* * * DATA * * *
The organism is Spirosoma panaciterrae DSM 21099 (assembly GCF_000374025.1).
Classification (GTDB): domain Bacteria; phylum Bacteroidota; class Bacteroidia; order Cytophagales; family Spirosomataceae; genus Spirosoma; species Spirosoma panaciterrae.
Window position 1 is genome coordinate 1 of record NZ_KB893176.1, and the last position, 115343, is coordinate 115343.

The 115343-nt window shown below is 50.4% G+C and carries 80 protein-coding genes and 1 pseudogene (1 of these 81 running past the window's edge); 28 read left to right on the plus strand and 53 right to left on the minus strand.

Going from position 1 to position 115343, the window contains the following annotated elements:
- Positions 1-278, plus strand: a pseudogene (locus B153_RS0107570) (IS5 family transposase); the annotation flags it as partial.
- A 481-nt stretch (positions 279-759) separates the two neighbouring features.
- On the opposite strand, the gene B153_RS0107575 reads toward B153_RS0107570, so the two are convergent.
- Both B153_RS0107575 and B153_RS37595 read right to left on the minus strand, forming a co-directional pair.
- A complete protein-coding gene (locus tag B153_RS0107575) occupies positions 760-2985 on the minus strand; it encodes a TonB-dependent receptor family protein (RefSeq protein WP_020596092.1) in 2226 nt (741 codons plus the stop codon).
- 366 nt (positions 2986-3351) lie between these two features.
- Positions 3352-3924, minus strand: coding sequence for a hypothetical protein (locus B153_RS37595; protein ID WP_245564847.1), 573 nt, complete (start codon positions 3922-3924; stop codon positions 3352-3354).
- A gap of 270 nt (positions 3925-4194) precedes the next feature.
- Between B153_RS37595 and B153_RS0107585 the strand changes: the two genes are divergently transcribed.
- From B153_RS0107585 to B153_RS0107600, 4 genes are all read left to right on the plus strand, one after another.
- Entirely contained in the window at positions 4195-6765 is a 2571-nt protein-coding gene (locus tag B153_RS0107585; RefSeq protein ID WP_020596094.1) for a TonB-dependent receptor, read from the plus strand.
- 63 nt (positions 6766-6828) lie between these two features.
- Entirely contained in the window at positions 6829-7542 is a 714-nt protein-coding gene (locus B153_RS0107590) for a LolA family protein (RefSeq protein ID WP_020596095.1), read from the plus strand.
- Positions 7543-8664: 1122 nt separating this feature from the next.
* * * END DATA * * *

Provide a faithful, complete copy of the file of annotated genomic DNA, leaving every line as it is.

The organism is Spirosoma panaciterrae DSM 21099 (assembly GCF_000374025.1).
Classification (GTDB): domain Bacteria; phylum Bacteroidota; class Bacteroidia; order Cytophagales; family Spirosomataceae; genus Spirosoma; species Spirosoma panaciterrae.
Window position 1 is genome coordinate 1 of record NZ_KB893176.1, and the last position, 115343, is coordinate 115343.

The 115343-nt window shown below is 50.4% G+C and carries 80 protein-coding genes and 1 pseudogene (1 of these 81 running past the window's edge); 28 read left to right on the plus strand and 53 right to left on the minus strand.

Going from position 1 to position 115343, the window contains the following annotated elements:
- Positions 1-278, plus strand: a pseudogene (locus B153_RS0107570) (IS5 family transposase); the annotation flags it as partial.
- A 481-nt stretch (positions 279-759) separates the two neighbouring features.
- On the opposite strand, the gene B153_RS0107575 reads toward B153_RS0107570, so the two are convergent.
- Both B153_RS0107575 and B153_RS37595 read right to left on the minus strand, forming a co-directional pair.
- A complete protein-coding gene (locus tag B153_RS0107575) occupies positions 760-2985 on the minus strand; it encodes a TonB-dependent receptor family protein (RefSeq protein WP_020596092.1) in 2226 nt (741 codons plus the stop codon).
- 366 nt (positions 2986-3351) lie between these two features.
- Positions 3352-3924, minus strand: coding sequence for a hypothetical protein (locus B153_RS37595; protein ID WP_245564847.1), 573 nt, complete (start codon positions 3922-3924; stop codon positions 3352-3354).
- A gap of 270 nt (positions 3925-4194) precedes the next feature.
- Between B153_RS37595 and B153_RS0107585 the strand changes: the two genes are divergently transcribed.
- From B153_RS0107585 to B153_RS0107600, 4 genes are all read left to right on the plus strand, one after another.
- Entirely contained in the window at positions 4195-6765 is a 2571-nt protein-coding gene (locus tag B153_RS0107585; RefSeq protein ID WP_020596094.1) for a TonB-dependent receptor, read from the plus strand.
- 63 nt (positions 6766-6828) lie between these two features.
- Entirely contained in the window at positions 6829-7542 is a 714-nt protein-coding gene (locus B153_RS0107590) for a LolA family protein (RefSeq protein ID WP_020596095.1), read from the plus strand.
- Positions 7543-8664: 1122 nt separating this feature from the next.